Lawmakers seek $7.5 billion to counter China’s rise

Defense News
Date: May 15, 2018
By: Joe Gould

Chinese troops march during a Pakistan Day military parade in Islamabad on March 23, 2017. The U.S. Congress wants to increase funding to counter Chinese influence in the Pacific. (AAMIR QURESHI/AFP/Getty Images)

WASHINGTON — The U.S. should forge stronger military ties with Taiwan and add $7.5 billion in national defense spending in the Pacific region in order to counter Chinese influence in the region, according to a legislative proposal from four U.S. senators.

The bipartisan Asia Reassurance Initiative Act, or ARIA, would authorize $1.5 billion annually for five years to deter and defend against China. A mix of State Department and Defense Department funds would bolster the U.S. military presence and readiness in the region, improving defense infrastructure and critical munitions stockpiles.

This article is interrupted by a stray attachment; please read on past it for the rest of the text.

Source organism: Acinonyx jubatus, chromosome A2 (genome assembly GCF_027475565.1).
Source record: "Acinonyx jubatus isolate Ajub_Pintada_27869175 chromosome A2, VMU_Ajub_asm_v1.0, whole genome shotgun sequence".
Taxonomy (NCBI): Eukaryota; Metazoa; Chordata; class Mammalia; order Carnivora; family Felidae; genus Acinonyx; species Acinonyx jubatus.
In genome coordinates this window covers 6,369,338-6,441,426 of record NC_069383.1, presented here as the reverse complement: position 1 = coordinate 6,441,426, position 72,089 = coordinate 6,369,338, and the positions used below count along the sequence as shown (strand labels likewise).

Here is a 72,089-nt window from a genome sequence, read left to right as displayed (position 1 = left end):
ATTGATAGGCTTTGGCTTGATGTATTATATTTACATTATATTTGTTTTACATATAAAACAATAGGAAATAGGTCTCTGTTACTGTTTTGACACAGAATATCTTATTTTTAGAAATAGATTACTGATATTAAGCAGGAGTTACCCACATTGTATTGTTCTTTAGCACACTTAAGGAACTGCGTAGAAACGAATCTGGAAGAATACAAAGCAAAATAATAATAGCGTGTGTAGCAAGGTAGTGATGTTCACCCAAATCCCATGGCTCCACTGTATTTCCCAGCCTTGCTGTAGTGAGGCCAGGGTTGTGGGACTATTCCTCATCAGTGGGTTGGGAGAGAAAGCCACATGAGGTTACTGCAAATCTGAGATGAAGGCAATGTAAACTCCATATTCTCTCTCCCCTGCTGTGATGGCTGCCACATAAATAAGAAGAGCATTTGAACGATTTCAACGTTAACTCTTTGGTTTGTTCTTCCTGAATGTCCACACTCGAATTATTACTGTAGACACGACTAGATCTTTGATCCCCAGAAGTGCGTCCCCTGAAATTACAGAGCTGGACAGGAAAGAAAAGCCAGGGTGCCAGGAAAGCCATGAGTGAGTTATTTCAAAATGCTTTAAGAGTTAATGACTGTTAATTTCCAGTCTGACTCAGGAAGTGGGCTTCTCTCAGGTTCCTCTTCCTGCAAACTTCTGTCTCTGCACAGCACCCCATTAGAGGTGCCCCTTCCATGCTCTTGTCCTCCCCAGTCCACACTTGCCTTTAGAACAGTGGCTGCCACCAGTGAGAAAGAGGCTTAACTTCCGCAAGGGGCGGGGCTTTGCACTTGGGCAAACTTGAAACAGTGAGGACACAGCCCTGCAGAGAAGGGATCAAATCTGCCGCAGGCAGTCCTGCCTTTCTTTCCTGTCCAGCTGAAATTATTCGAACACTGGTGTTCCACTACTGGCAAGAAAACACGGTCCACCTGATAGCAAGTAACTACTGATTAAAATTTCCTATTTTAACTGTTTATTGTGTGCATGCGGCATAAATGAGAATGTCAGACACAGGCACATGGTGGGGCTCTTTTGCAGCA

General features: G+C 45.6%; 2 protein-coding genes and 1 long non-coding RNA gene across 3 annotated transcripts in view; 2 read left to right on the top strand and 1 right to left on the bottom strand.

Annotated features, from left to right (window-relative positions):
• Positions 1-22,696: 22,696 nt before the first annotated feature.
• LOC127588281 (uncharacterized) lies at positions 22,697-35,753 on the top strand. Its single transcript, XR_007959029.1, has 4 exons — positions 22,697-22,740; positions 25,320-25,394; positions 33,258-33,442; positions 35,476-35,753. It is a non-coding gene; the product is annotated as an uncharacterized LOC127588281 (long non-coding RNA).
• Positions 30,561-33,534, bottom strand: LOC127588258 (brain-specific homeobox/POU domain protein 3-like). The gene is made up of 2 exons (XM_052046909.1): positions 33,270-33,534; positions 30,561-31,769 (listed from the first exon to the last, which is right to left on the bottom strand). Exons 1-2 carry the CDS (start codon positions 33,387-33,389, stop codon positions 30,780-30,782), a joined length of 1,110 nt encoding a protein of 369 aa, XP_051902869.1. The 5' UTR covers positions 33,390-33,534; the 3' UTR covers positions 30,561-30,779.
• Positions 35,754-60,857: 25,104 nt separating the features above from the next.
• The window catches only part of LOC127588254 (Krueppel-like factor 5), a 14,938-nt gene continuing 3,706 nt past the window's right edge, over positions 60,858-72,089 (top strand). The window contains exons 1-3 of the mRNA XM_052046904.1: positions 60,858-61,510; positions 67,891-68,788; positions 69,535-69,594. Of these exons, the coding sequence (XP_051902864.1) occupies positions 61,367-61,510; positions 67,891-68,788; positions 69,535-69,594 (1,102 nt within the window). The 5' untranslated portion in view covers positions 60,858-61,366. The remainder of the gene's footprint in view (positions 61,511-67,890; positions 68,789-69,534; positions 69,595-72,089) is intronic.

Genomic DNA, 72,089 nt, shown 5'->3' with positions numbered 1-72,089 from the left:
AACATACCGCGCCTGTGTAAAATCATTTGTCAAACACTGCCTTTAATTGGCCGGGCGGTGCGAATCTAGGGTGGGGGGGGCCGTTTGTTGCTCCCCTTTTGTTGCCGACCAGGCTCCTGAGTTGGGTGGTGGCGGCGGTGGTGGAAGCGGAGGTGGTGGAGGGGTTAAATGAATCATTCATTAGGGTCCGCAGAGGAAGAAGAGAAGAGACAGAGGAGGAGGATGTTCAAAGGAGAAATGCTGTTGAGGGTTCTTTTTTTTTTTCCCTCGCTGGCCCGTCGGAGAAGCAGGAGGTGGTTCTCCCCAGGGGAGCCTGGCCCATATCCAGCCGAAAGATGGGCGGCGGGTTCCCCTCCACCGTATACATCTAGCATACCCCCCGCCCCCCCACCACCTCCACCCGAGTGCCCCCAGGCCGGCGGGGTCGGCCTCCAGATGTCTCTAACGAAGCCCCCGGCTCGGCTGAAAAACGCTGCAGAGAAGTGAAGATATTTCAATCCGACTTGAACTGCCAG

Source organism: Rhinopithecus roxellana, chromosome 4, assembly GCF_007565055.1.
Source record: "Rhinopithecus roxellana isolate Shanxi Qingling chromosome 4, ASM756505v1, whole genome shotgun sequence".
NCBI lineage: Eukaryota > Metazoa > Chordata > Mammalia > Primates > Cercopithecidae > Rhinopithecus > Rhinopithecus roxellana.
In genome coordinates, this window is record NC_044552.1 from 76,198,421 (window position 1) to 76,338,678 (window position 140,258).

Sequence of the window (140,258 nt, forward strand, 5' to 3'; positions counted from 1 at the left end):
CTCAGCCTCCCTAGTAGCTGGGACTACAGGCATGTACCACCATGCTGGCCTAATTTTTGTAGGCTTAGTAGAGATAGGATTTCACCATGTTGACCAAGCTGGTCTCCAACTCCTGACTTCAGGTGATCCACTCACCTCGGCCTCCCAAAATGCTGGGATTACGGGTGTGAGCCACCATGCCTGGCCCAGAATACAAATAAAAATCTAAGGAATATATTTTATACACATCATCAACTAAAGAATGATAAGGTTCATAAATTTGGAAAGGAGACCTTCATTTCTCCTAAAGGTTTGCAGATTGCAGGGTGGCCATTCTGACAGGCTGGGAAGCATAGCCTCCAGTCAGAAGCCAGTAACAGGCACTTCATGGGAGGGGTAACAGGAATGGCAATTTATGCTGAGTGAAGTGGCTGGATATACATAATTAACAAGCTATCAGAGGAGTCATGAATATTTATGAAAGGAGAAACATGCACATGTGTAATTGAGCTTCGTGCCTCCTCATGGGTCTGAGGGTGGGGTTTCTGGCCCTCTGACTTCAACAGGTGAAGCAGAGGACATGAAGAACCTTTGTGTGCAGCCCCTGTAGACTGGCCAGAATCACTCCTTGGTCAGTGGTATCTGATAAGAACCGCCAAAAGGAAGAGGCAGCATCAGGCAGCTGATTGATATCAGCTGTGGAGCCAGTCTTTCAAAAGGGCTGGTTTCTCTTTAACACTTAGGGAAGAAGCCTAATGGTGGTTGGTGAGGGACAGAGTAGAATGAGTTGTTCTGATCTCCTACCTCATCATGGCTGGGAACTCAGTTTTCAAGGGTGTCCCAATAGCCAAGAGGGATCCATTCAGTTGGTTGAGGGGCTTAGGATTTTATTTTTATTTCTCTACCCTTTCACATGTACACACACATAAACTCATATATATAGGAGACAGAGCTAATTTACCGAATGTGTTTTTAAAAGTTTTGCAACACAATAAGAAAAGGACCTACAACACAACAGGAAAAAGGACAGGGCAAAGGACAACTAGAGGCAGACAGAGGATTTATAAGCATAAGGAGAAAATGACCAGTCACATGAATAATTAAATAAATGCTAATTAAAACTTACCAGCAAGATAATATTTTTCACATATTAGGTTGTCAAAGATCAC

The bill would also support regular arms sales to Taiwan, and fund the enforcement of freedom-of-navigation and overflight rights — moves to defy Beijing’s calls to keep out of the contested South China Sea.

CNBC reported this month that China had installed anti-ship cruise missiles and surface-to-air missile systems on three of its outposts in the South China Sea.

The bill’s lead sponsor, Sen. Cory Gardner, chairs the Subcommittee on East Asia, the Pacific, and International Cybersecurity. he said the idea had originally come from Senate Armed Services Committee Chair John McCain, R-Ariz., and that he would work with appropriators to see it funded.    [FULL  STORY]

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